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Pancomputationalism: Everything is a computation?


Hugh Ross offers at Reasons to Believe:

Question of the week: What are your thoughts on pancomputationalism? How does it impact the fine-tuning argument for a personal God?

My answer: Pancomputationalism is the claim that all physical systems—galaxies, stars, rocks, dust, gas, molecules, atoms, protons, a pair of scissors—either continually or intermittently perform computations. Pancomputationalism is akin to digital physics. Digital physics is the belief that the universe either is a digital computation device constantly producing information or is the output from some kind of computer or computer program existing outside the universe. (April 29, 2022)

Hadn’t heard that one.

Folks, well, err, ah, Physics is about mathematically framed laws, such can be said to be an array or even a process flow information sharing network that goes to macro equilibrium? So, why not think of a global model? But then, think about precision? Sustained for 14 BY? Nonlinear in key parts so, likely full of butterfly effect issues in the long run? Or is there enough stabilising feedback with enough margin around the loops to remain stable? KF kairosfocus
Seversky - The reason why it is important is that computer science has a very large literature on what is and isn't computable. Therefore, if the universe *is* computation-only, then it can limit the number of causes we need to entertain when looking for potential causes of effects. Iris Van Rooij talks about this in the Tractable Cognition Thesis. Additionally, if the universe is computable, there are likely whole lot of data science theory that can be imported into physics almost directly. johnnyb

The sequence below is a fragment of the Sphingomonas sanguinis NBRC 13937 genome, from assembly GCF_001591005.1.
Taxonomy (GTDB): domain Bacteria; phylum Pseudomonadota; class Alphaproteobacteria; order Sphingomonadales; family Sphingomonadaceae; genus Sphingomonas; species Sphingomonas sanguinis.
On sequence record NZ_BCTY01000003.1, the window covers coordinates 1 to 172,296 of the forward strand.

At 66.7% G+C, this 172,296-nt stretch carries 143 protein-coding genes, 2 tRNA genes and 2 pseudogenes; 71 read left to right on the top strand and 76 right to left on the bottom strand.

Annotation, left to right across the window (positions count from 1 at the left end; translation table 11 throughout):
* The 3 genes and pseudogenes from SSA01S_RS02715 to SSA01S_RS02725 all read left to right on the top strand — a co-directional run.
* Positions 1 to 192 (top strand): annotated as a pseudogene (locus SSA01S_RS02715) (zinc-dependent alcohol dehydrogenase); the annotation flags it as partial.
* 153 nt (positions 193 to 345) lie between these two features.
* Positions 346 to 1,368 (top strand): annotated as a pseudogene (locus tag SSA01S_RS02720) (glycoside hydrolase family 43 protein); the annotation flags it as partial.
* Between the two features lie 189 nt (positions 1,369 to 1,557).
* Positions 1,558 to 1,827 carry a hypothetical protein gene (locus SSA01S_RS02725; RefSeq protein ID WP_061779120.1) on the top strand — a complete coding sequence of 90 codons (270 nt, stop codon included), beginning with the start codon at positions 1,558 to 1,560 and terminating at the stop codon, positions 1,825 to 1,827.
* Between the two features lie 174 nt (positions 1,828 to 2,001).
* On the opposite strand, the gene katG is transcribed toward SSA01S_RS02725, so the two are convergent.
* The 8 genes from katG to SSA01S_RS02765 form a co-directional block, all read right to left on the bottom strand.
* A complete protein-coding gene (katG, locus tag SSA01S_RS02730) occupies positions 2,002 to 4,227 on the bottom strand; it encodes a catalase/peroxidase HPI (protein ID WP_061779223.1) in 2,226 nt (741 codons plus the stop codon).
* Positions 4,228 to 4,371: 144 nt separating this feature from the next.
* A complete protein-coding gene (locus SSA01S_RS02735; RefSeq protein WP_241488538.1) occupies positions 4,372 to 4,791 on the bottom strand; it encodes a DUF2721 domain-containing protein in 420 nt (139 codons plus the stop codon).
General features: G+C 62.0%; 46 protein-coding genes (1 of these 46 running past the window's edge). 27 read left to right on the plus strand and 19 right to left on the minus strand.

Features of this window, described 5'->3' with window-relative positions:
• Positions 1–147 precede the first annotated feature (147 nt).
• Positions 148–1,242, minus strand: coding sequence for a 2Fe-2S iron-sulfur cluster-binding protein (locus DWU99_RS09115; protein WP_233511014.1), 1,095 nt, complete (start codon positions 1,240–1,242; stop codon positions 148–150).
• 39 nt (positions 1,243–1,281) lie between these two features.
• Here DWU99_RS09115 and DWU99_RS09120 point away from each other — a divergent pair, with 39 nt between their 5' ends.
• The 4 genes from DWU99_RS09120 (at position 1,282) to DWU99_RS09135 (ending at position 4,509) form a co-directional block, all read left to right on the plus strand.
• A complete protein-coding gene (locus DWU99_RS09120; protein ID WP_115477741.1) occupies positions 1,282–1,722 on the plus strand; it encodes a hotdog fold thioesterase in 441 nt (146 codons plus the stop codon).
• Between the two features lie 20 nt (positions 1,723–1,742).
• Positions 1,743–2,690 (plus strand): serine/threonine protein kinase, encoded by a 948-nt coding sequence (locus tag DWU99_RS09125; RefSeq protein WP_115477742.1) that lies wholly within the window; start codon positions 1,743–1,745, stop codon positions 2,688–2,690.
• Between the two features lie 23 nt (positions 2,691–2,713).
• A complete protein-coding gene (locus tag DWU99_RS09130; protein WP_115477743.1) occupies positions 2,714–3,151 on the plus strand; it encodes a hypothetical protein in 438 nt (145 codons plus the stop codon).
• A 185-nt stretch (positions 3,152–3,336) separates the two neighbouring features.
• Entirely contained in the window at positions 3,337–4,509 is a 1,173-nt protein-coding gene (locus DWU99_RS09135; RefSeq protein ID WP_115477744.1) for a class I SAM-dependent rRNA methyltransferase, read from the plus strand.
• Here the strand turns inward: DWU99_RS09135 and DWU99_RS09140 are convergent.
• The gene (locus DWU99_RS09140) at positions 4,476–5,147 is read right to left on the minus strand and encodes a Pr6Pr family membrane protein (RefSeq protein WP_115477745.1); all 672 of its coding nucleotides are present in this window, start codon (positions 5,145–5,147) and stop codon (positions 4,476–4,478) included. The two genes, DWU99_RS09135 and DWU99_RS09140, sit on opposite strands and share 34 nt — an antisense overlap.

If our Universe - including us - is the output of some computation, what difference does it make? In what way would that hypothesis help us in any way? How could we ever test it? Should we be bowing down to the great god HAL-9000? Seversky
Another name for it is "the physical Church-Turing thesis". It's not so much about "if all I had was a hammer..." - instead it is more of a worldview issue. Computation *is* the limits of what can be done if we ultimately live in a finitistic universe with hard causal limits centered around that. I don't believe we do, and I think that at least the mind (possibly other entities) transcends the finitistic model. johnnyb
Old song: If I had a hammer, I'd theorize in the morning, I'd theorize in the evening, all the day long. I'd hammer out monographs, I'd hammer out articles, all saying that the world is a nail for my hammer to bang. polistra

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